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Should Patients with Autoimmune Thyroid Disease Be Screened for Celiac Disease?
https://www.celiac.com/articles/24682/1/Should-Patients-with-Autoimmune-Thyroid-Disease-Be-Screened-for-Celiac-Disease/Page1.html
Jefferson Adams

Jefferson Adams is a freelance writer living in San Francisco. His poems, essays and photographs have appeared in Antioch Review, Blue Mesa Review, CALIBAN, Hayden's Ferry Review, Huffington Post, the Mississippi Review, and Slate among others.

He is a member of both the National Writers Union, the International Federation of Journalists, and covers San Francisco Health News for Examiner.com.

 
By Jefferson Adams
Published on 02/13/2017
 

Should doctors screen patients with autoimmune thyroid disease for Celiac Disease? Researchers have noted a strong clinical association between autoimmune thyroid disease and adult celiac disease. In part, at least, this appears to be related to common genetically-based determinants as well as a common embryonic origin since the fetal thyroid is derived from the pharyngeal gut.


Should patients with autoimmune thyroid disease be screened for celiac disease?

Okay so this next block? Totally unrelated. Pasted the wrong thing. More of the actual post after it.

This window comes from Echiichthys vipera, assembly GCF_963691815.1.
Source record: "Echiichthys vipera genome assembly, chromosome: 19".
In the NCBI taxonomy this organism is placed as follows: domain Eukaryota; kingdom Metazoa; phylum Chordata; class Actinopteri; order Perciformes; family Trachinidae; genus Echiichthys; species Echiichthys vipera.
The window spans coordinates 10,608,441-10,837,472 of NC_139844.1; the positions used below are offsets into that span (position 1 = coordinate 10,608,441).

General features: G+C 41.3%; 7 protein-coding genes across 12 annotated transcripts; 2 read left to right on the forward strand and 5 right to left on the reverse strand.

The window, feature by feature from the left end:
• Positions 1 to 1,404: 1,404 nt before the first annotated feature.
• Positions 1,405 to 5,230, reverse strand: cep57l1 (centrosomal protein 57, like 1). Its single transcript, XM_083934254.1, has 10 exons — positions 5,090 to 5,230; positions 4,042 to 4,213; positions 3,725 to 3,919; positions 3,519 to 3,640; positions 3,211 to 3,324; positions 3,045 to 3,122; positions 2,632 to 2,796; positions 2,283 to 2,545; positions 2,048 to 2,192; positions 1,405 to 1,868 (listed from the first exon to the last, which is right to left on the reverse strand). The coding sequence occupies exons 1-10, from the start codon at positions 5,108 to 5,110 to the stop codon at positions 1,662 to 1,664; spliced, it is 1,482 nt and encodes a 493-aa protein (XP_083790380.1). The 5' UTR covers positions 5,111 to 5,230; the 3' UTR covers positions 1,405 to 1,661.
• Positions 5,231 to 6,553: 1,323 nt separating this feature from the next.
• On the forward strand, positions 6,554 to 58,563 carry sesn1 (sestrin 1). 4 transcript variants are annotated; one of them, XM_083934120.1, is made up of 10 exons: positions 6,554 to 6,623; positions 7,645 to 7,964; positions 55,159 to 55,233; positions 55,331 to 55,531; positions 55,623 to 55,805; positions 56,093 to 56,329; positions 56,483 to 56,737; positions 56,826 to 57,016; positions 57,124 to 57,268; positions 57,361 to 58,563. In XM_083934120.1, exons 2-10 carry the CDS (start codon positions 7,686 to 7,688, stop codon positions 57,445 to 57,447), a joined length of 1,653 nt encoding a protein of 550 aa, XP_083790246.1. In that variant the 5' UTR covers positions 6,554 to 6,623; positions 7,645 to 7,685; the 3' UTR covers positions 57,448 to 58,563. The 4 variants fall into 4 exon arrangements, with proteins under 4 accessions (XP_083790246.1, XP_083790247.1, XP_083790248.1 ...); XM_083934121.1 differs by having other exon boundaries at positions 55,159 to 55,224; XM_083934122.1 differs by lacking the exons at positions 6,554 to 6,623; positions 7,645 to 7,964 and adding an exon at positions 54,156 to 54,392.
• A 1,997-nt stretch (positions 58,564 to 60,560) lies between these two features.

Celiac.com 02/13/2017 - Researchers have noted a strong clinical association between autoimmune thyroid disease and adult celiac disease. In part, at least, this appears to be related to common genetically-based determinants as well as a common embryonic origin since the fetal thyroid is derived from the pharyngeal gut.

Dr. Hugh J Freeman of the Department of Medicine, Gastroenterology, at the University of British Columbia in Vancouver, BC, Canada recently set out to review evidence from earlier prevalence studies and recent population-based studies.

Specific phenotypic features have been described if both disorders are defined, including dermatitis herpetiformis, and a greater risk for a malignant complication, including lymphoma, especially if celiac disease is initially diagnosed at a late age. Some phenotypic characteristics of autoimmune thyroid disease, such as orbitopathy, may be an important clue to occult celiac disease.

Similarly, patients requiring a high thyroxine dose to treat their autoimmune thyroid disease may reflect another aspect of undetected celiac disease.

In some studies, the relationship has also been extended to other phenotypic features, such as dermatitis herpetiformis, and a greater risk of malignant complication, especially if celiac disease is detected in late or elderly age groups. In addition, some phenotypic characteristics of thyroid disease, such as orbitopathy and a high dose requirement for replacement may be added clinical clues to occult or undetected celiac disease.

Dr. Freeman recommends that doctors consider serological screening for adult celiac disease in patients with autoimmune thyroid disease.

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